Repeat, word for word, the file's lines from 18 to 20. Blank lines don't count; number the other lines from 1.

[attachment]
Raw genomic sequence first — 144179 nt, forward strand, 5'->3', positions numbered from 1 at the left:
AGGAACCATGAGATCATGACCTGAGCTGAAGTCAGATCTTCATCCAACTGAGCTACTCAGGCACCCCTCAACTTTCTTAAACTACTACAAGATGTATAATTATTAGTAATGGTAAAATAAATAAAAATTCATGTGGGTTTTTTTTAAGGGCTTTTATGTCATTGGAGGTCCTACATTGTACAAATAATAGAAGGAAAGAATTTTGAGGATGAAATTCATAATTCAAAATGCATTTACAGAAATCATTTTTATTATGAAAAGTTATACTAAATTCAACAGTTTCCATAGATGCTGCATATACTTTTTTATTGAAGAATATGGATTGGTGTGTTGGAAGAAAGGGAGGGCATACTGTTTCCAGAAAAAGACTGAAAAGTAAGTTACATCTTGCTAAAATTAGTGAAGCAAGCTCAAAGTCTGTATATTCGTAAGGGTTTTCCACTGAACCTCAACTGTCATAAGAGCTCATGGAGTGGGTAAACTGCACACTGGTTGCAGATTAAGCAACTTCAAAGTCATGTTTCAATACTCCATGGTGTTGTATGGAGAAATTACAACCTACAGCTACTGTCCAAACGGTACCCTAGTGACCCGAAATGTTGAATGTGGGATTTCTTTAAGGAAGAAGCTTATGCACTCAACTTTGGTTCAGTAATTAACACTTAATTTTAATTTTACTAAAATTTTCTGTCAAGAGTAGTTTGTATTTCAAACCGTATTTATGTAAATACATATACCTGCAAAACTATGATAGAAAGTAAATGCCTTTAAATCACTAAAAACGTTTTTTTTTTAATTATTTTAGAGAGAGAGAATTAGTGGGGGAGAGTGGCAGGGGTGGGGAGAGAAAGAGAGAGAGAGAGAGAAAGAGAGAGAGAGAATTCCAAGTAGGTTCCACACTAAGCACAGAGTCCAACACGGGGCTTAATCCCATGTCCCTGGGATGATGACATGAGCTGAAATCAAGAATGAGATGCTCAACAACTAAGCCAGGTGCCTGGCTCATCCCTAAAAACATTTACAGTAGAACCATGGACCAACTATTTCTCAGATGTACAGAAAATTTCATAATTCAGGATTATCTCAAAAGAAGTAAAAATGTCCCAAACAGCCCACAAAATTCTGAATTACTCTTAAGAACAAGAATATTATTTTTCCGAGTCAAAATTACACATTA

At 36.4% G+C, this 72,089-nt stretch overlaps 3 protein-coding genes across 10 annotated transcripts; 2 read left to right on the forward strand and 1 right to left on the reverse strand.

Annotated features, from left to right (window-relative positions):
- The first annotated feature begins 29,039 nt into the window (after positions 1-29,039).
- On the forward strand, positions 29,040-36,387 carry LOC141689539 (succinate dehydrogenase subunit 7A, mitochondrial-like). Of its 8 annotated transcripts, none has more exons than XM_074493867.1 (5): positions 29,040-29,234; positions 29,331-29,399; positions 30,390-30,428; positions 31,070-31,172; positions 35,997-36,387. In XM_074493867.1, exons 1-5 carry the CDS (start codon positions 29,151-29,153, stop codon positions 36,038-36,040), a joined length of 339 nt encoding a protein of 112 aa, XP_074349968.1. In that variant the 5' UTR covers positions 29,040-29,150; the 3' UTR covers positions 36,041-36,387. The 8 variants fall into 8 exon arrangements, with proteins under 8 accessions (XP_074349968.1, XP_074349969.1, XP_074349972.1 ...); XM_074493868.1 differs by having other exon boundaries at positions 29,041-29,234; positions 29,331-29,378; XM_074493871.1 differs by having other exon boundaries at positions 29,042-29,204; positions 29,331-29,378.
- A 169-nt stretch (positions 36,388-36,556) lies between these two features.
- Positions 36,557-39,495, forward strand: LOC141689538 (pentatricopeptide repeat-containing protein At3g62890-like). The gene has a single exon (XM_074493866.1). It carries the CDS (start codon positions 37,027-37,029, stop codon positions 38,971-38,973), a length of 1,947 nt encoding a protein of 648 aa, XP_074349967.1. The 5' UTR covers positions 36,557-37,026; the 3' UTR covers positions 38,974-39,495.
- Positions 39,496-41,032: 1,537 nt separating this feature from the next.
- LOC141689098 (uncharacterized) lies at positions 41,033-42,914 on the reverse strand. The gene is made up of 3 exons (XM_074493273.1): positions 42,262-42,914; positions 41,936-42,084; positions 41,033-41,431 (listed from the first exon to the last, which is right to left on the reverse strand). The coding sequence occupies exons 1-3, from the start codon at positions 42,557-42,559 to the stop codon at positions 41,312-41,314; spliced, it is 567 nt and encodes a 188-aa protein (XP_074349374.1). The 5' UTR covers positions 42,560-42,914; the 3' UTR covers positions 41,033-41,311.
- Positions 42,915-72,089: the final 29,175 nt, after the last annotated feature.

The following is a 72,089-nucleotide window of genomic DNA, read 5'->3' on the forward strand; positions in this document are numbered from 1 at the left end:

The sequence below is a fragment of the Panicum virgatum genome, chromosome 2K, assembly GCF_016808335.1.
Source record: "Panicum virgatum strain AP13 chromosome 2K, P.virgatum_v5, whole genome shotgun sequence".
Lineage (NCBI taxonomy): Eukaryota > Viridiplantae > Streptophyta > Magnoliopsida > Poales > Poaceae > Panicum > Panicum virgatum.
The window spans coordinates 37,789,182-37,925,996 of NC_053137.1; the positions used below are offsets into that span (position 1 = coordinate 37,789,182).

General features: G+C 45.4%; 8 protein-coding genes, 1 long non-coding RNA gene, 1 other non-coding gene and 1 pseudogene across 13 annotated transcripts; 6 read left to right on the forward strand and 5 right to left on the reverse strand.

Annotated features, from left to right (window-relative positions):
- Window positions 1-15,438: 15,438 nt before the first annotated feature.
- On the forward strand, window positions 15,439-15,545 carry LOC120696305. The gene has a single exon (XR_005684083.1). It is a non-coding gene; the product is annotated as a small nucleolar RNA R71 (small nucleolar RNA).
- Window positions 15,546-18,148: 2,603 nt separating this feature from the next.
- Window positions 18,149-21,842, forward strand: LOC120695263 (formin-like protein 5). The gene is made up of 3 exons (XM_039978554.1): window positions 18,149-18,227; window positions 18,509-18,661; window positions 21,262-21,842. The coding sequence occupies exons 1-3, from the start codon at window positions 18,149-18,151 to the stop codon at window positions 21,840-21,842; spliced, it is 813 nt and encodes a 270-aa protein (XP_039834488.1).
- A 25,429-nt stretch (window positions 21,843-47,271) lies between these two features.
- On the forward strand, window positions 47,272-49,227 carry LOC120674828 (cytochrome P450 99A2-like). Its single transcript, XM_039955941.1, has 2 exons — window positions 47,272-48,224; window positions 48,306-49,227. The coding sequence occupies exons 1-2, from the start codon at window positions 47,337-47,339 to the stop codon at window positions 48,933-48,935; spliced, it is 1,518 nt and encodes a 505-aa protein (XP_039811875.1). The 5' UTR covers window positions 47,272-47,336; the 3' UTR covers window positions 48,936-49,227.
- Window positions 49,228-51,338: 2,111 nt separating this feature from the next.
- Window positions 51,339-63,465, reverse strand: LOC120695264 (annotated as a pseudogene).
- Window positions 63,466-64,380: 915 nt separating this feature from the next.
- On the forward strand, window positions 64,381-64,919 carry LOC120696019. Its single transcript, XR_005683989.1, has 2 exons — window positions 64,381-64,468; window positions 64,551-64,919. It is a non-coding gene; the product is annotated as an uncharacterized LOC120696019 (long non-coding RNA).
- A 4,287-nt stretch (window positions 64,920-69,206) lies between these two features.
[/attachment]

Annotated features, from left to right (window-relative positions):
- Window positions 1-15,438: 15,438 nt before the first annotated feature.
- On the forward strand, window positions 15,439-15,545 carry LOC120696305. The gene has a single exon (XR_005684083.1). It is a non-coding gene; the product is annotated as a small nucleolar RNA R71 (small nucleolar RNA).